Refugee investments provide blueprints for Biden’s reset on immigration. As the Trump administration was building walls and new restrictions, impact investors and innovative humanitarians were creating a marketplace of financing solutions for migrants and refugees (see, “A growing community of investors steers capital to solutions that benefit refugees”). The network of investors, funds and companies driving affordable housing, healthcare, mobile banking and other solutions now provides blueprints and proof-points for the incoming administration of President-elect Joe Biden, who has signaled a Day-One reset on immigration. “If there was ever a time for this kind of work to accelerate, it would be now,” says John Kluge. "We're starting to actually see a track record in the field.” Kluge founded Refugee Investment Network to connect capital with solutions that benefit refugees. The network’s latest report, "Building Inclusive Economies: Applications of Refugee Lens Investing," catalogs successful strategies and makes the case for more philanthropic and “catalytic capital” to build the market.
Dealflow: Follow the Money
Third Derivative aims to accelerate climate tech. In calculus, the third derivative is the rate of change of the rate of change, or to put it another way, the acceleration of acceleration. Third Derivative, a partnership of the Rocky Mountain Institute and New Energy Nexus, aims to commercialize and scale climate solutions more quickly by providing startups tackling climate challenges with access to funding, corporate partners and policymakers. “We need them all if we’re going to solve climate,“ Third Derivative’s Bryan Guido Hassin told ImpactAlpha. The nine corporate partners include AT&T, Berkshire Hathaway Energy, BP Ventures, Engie and Microsoft. Venture capital partners include Chrysalix Ventures, Emerald Technology Ventures, Factor[e] Ventures, Imperative Ventures, Social Alpha and Skyview Ventures. Many corporations have little idea of how they’re going to meet the bold climate ambitions they have publicly set, Hassin says. At the same time, promising ideas can die on the vine while startups navigate corporate bureaucracy.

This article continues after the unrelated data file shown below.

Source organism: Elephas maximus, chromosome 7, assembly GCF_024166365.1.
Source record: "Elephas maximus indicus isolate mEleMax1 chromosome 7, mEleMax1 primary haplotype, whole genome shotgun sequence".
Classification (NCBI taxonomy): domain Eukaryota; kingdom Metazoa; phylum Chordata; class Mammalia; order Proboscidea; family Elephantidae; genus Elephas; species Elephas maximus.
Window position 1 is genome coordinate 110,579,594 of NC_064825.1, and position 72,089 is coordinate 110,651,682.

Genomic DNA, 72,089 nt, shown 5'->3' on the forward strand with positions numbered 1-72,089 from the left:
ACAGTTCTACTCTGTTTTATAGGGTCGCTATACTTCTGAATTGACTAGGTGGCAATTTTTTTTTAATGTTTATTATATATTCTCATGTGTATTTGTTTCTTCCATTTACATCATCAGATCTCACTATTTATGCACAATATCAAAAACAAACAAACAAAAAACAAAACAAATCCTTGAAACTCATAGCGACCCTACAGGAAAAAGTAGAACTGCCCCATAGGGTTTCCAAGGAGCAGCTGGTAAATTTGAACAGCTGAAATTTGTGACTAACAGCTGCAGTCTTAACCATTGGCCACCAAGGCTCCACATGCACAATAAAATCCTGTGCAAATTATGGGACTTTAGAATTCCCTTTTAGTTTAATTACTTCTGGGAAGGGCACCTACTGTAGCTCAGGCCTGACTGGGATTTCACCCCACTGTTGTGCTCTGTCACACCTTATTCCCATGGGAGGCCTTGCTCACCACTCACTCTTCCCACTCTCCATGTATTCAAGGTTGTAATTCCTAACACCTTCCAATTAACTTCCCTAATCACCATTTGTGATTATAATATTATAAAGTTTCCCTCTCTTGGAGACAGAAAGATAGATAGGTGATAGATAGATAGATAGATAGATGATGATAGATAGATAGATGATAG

Agents of Impact: Follow the Talent
Surdna Foundation’s Don Chen becomes co-chair, alongside Ford Foundation's Darren Walker, of the Presidents’ Council on Impact Investing, a philanthropic leadership group… Agnes Dasewicz is named co-CEO of global impact fund SEAF, joining current CEO Bert van der Vaart. Dasewicz helped launch Kauffman Foundation’s Capital Access Lab and served as director of the U.S. Agency for International Development… Impact Engine is looking for a senior associate in Chicago…
“It’s a great time for new entrants, but for those of us who’ve been doing this for a while it is equally urgent to raise our game right and to not get complacent,” said Margot Brandenburg of the Ford Foundation.
Host Monique Aiken recaps this week’s Agents of Impact Call on gender-smart investing and we go to South Africa to follow up with Secha Capital’s Kuhle Mnisi and Wukina’s Maureen Sibanda, this week’s Agents of Impact.